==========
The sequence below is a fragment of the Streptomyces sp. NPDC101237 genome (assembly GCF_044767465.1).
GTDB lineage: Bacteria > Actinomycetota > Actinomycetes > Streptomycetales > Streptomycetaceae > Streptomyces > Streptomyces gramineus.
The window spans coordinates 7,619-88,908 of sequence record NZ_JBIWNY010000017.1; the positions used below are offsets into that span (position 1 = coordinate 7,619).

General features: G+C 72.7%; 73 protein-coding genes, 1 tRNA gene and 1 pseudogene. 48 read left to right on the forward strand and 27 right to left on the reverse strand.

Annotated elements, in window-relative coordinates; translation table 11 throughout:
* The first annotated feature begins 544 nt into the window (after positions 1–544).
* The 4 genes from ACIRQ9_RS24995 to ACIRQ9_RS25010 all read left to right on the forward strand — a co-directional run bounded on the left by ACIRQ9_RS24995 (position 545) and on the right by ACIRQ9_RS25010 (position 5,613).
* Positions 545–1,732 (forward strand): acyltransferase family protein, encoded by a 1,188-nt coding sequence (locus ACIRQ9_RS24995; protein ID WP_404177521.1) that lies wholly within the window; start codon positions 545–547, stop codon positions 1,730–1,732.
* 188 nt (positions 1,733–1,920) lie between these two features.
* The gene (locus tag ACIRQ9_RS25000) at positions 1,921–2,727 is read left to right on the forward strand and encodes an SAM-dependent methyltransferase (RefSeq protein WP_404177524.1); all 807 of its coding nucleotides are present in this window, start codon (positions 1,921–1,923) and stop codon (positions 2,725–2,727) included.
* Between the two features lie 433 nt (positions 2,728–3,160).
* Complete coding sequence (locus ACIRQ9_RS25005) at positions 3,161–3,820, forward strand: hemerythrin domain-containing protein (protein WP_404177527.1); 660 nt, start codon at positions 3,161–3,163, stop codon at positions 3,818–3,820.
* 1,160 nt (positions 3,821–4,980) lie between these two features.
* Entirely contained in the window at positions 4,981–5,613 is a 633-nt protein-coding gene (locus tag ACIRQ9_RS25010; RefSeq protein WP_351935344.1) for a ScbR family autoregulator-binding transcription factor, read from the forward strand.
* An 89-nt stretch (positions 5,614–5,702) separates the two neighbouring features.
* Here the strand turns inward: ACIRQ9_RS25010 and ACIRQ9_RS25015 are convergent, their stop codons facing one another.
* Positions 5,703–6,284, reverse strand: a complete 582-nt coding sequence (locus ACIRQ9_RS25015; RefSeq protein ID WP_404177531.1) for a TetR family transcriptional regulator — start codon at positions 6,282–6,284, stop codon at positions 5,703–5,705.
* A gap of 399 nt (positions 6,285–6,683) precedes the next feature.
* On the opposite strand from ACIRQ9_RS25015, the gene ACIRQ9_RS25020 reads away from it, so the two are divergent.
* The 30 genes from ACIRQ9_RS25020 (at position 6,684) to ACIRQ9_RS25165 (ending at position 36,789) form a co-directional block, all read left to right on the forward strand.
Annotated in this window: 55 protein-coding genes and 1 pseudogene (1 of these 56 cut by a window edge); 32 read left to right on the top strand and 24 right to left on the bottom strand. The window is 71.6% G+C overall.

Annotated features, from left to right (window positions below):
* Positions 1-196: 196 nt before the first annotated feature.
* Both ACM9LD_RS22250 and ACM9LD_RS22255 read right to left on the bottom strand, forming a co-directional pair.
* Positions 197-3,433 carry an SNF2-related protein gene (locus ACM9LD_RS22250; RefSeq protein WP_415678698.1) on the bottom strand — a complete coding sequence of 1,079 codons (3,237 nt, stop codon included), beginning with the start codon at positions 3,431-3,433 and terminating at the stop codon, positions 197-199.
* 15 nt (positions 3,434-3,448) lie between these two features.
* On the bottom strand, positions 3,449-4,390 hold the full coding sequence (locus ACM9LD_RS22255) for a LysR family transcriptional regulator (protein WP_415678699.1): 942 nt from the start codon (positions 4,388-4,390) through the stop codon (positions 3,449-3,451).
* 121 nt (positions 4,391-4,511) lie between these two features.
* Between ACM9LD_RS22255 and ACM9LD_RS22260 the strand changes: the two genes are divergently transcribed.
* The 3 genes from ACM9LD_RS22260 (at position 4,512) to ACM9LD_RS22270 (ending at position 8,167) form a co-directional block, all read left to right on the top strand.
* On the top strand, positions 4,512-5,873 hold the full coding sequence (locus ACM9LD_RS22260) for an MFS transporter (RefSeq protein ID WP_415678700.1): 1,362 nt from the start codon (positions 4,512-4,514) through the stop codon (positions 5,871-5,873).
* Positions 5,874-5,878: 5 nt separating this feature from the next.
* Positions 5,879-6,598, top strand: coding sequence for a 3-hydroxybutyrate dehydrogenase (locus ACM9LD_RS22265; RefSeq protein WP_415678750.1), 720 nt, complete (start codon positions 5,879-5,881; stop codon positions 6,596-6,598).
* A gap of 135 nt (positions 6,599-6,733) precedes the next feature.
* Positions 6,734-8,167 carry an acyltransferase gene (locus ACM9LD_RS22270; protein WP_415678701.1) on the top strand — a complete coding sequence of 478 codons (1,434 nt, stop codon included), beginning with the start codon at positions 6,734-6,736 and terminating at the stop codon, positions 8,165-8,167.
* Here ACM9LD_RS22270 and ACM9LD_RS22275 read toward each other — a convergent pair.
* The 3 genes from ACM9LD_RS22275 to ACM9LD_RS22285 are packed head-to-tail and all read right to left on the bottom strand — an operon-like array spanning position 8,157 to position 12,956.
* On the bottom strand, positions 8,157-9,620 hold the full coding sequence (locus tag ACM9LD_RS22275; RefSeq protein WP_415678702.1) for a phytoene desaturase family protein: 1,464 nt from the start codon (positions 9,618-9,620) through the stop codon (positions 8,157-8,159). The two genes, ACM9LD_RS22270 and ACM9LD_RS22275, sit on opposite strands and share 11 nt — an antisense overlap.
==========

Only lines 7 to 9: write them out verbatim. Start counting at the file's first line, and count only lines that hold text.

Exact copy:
* The 4 genes from ACIRQ9_RS24995 to ACIRQ9_RS25010 all read left to right on the forward strand — a co-directional run bounded on the left by ACIRQ9_RS24995 (position 545) and on the right by ACIRQ9_RS25010 (position 5,613).
* Positions 545–1,732 (forward strand): acyltransferase family protein, encoded by a 1,188-nt coding sequence (locus ACIRQ9_RS24995; protein ID WP_404177521.1) that lies wholly within the window; start codon positions 545–547, stop codon positions 1,730–1,732.
* 188 nt (positions 1,733–1,920) lie between these two features.